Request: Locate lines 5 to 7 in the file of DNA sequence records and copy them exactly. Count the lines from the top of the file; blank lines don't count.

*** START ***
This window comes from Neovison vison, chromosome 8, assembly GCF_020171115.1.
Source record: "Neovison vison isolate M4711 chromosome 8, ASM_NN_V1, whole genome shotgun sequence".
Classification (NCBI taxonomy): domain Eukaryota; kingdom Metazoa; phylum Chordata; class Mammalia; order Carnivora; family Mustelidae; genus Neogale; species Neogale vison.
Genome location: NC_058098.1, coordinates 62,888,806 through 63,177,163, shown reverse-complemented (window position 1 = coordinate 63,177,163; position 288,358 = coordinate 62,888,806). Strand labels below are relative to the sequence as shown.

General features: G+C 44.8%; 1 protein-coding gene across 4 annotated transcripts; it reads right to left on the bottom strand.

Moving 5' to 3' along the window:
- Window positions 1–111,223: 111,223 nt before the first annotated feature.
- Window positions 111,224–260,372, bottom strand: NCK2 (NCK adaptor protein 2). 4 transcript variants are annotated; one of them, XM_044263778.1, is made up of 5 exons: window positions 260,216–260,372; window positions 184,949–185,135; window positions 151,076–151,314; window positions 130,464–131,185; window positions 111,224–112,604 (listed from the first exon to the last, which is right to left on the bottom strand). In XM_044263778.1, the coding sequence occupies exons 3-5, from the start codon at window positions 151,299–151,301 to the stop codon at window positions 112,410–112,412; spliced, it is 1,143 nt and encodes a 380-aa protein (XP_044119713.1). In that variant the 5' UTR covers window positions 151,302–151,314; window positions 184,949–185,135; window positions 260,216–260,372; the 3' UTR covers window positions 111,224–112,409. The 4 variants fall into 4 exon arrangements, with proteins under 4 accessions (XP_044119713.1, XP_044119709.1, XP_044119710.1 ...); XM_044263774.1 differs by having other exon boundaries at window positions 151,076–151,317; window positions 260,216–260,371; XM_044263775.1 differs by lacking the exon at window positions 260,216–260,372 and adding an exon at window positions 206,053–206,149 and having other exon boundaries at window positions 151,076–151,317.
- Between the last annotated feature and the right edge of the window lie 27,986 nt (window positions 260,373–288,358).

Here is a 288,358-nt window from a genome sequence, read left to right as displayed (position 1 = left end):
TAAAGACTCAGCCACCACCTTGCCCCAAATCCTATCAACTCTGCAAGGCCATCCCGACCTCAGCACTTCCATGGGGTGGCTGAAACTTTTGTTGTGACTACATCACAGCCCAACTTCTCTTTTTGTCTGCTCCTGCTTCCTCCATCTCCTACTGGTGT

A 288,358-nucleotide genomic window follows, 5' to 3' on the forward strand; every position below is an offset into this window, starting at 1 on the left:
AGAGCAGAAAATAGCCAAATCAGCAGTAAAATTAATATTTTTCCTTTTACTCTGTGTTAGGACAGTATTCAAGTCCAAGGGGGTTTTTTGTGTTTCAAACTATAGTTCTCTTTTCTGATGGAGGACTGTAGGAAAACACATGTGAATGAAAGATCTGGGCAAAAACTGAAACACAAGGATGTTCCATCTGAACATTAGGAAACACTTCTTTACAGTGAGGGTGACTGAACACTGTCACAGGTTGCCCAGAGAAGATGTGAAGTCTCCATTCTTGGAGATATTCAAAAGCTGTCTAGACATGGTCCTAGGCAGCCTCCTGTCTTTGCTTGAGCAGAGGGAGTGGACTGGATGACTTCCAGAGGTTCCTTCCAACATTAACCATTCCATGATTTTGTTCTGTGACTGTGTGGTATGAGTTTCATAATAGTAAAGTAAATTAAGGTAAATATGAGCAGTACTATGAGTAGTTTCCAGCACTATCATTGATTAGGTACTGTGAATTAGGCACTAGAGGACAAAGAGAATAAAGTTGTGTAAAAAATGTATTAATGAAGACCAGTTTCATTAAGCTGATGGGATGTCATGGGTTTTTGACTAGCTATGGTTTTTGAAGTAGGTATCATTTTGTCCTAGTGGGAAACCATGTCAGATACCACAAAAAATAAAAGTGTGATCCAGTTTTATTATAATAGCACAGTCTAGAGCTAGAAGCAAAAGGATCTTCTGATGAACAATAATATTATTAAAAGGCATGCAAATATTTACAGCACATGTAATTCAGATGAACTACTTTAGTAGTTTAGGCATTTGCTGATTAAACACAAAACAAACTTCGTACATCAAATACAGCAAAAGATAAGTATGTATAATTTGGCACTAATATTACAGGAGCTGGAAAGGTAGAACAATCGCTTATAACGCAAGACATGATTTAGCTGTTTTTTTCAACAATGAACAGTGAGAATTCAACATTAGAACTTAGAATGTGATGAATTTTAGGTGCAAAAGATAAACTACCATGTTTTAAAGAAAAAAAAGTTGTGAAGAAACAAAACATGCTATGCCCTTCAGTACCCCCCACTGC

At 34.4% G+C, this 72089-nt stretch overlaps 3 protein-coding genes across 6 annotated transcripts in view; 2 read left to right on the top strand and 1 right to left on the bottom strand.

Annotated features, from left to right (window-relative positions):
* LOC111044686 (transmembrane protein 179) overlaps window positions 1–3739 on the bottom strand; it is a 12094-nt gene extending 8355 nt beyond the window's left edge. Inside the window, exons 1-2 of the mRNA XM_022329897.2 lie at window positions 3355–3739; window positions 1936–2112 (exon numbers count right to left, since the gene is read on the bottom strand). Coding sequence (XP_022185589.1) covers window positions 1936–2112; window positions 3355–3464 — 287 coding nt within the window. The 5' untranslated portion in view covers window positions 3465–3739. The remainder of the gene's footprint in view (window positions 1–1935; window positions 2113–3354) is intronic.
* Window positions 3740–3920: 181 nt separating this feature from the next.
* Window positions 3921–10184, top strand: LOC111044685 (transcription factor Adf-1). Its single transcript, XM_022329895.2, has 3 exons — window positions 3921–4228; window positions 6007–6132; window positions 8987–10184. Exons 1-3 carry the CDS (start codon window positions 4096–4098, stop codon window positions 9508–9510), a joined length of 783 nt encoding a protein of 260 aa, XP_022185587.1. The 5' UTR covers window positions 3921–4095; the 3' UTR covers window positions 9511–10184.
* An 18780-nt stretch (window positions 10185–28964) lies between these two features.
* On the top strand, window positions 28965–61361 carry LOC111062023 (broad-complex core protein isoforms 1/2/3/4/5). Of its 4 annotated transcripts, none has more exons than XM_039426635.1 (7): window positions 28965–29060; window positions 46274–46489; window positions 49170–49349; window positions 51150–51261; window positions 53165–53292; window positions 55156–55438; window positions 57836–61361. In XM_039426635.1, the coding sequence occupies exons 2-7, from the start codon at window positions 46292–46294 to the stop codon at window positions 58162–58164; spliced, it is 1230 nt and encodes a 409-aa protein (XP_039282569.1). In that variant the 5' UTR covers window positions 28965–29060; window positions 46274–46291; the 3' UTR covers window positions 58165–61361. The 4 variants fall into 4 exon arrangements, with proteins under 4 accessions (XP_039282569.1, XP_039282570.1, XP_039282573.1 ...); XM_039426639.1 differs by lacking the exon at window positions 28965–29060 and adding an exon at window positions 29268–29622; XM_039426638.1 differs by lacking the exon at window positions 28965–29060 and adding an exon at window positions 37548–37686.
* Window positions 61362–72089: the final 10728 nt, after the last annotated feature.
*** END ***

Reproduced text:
General features: G+C 44.8%; 1 protein-coding gene across 4 annotated transcripts; it reads right to left on the bottom strand.

Moving 5' to 3' along the window:
- Window positions 1–111,223: 111,223 nt before the first annotated feature.